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Anthropology Days February 18-20, 2020, at Montgomery College

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Category: MC Events

Published: 2020-02-03 00:00:01.000

<p>What do African American history, inequality, justice, vikings, the environment, immigration, and Snickers bars have in common?</p>
<p>ANTHROPOLOGY DAY 2020 at Montgomery College!</p>
<p>Learn more from MC Anthropology Professors</p>
<p>Anthropology Day is a day for anthropologists to celebrate and share anthropology with the world. Help us celebrate what anthropology is and what it can achieve by attending one of these seven events.</p>
<p><b>Tuesday, February 18, 2020: 11 a.m.-1 p.m.</b></p>
<p><i>Takoma Park / Silver Spring Campus: Student Center, 1st Floor Atrium</i></p>
<p>Pottery &amp; Points Table</p>
<p>Tara Tetrault (Teaches ANTH 201) &amp; Ronald Nunn (Teaches ANTH 215)</p>
<p>Come try your skills at some prehistoric pottery making and explore how it evolved from Paleoindian to Woodland time periods. What did people during these time periods use to prepare and eat food? There will be a display of steatite (soapstone) and clay pottery from a variety of time periods.</p>
<p>Arrowheads are the things most people know that Native American's left behind - but did you know that (archaeologists) can date them just by looking at them? Did you know that not all arrowheads are really arrowheads? Some are atlatl points. Atlatls are the ancient spear-throwing devices used before the bow and arrow showed up in this area. Come and learn how to tell the difference.</p>
<p><b>Tuesday, February 18, 2020: 2-4 p.m.</b></p>
<p><i>Takoma Park / Silver Spring Campus: Resource Center (RC) 204</i></p>
<p>Lecture "Redefining Early African American Communities in Montgomery County"</p>
<p>Tara Tetrault (Teaches ANTH 201)</p>
<p>When Dr. George McDaniel wrote a detailed history of Montgomery County, Maryland, he highlighted many of the earliest African American communities and first families. McDaniel wrote an amazing book detailing the families and communities, their churches, lodges, and schools. The purpose of the talk is to learn the history of Montgomery County that included more of a diverse background than just European American. In fact, it included people from many cultural backgrounds, including African and Native Americans.<b> </b> In addition, by reviewing the local archaeological sites, there is evidence of potential hidden foundations and older cemeteries. These things become more important for the county to know about when future developers consider new plans for building in the area.</p>
<p><b>Wednesday, February 19, 2020: 12 p.m.-2 p.m.</b></p>
<p><i>Rockville Campus: Science Center West (SW) 301</i></p>
<p>Lecture "Landscapes of Inequality: The Archaeology &amp; Justice of Environmental Change"</p>
<p>Kevin Gibbons (Teaches ANTH 201 &amp; ANTH 215)</p>
<p>Early Viking settlers transformed the landscape of Iceland to support grazing livestock and in turn, set off cascading environmental changes that reverberate across the island to this day. During the Medieval period, these landscape changes occurred alongside social and economic shifts as Iceland moved away from household-based subsistence farming and towards a system of rent-paying tenant farmers. This new landscape was stabilized and made sustainable and productive by changes in Iceland's political economy but at the cost of increased social inequality. Large, lowland farms that were already prosperous flourished at the expense of smaller family farms, whose land was eroded out from underneath them as human-caused environmental change exacerbated deepening sociopolitical divisions. Understanding the dynamics of these complex environmental, social, and economic changes at multiple scales in space and time have important implications for understanding the connection between climate change and environmental justice in today's world.</p>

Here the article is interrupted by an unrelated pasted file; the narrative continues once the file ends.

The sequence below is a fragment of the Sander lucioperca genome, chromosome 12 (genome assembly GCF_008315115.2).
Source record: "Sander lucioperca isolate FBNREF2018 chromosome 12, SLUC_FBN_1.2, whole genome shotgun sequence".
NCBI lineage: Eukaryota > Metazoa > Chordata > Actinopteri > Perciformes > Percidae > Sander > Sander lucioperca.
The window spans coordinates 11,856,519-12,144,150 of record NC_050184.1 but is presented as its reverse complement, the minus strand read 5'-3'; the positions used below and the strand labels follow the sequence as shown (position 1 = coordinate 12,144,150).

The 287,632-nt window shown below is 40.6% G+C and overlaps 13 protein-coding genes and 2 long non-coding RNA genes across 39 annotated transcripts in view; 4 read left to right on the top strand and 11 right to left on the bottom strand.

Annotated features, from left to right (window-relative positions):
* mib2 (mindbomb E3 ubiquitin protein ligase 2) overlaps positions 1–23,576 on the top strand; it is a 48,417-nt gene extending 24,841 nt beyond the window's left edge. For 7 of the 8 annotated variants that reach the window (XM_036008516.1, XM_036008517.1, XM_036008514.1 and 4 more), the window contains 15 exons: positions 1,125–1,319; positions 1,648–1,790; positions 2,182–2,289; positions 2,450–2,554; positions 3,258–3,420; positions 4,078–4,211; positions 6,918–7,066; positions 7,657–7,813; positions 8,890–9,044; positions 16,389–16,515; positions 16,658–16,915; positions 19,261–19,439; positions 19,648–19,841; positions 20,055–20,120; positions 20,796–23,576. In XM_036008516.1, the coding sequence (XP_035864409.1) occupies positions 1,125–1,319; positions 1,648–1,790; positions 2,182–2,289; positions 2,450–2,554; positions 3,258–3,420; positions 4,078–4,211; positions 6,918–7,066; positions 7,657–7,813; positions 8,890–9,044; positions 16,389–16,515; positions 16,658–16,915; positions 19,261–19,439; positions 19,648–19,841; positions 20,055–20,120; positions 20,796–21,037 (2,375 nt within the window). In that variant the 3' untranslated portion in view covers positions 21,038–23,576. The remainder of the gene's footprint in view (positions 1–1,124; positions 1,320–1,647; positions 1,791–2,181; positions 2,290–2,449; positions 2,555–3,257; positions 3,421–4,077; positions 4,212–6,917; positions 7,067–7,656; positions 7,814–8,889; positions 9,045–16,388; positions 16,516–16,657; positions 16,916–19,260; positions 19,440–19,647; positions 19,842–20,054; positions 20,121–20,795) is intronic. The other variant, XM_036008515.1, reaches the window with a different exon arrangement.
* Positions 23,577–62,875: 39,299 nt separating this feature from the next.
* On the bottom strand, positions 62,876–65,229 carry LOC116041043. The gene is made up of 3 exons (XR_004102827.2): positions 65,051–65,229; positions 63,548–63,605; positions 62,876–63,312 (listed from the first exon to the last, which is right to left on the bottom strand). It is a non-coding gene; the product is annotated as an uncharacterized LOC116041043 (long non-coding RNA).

<p><b>Wednesday, February 19, 2020: 2-4 p.m.</b></p>
<p><i>Germantown Campus: Golf Range</i></p>
<p>Atlatl Spear Throwing Contest</p>
<p>Ronald Nunn (Teaches ANTH 215)</p>
<p>Come and experience for yourself how our ancestors hunted before they had the bow and arrow. The atlatl (pronounced at-lat-al) was invented by the Cro-Magnon people in Europe more than 30,000 years ago to keep them from getting skewered by the horns of ice age cows (Aurochs) they hunted with them. Paleoindians also used atlatls here in North America to hunt the Colombian mammoth, as well as mastodons, musk ox, moose and carobu. The conquistadors were attacked with atlatls when they arrived in Mexico. Incidentally, the name for this spear-throwing gadget (atlatl) is an Aztec word. Most of the artifacts found here that you probably always thought were arrowheads may, in reality, be atlatl points because the bow and arrow only arrived in the Mid-Atlantic about 3000 yrs ago.</p>
<p><b>Wednesday, February 19, 2020: 6-8 p.m.</b><b></b></p>
<p><i>Germantown Campus: TBD</i></p>
<p>Lecture "Immigrant Oral History Project in Alexandria, Virginia"</p>
<p>Terilee Edwards-Hewitt (Teaches ANTH 201 &amp; 256)</p>
<p>The Immigrant Alexa

Related Media

  1. Anthropology Days 2020 at MC.docx
  2. AnthropologyDays2020.jpg


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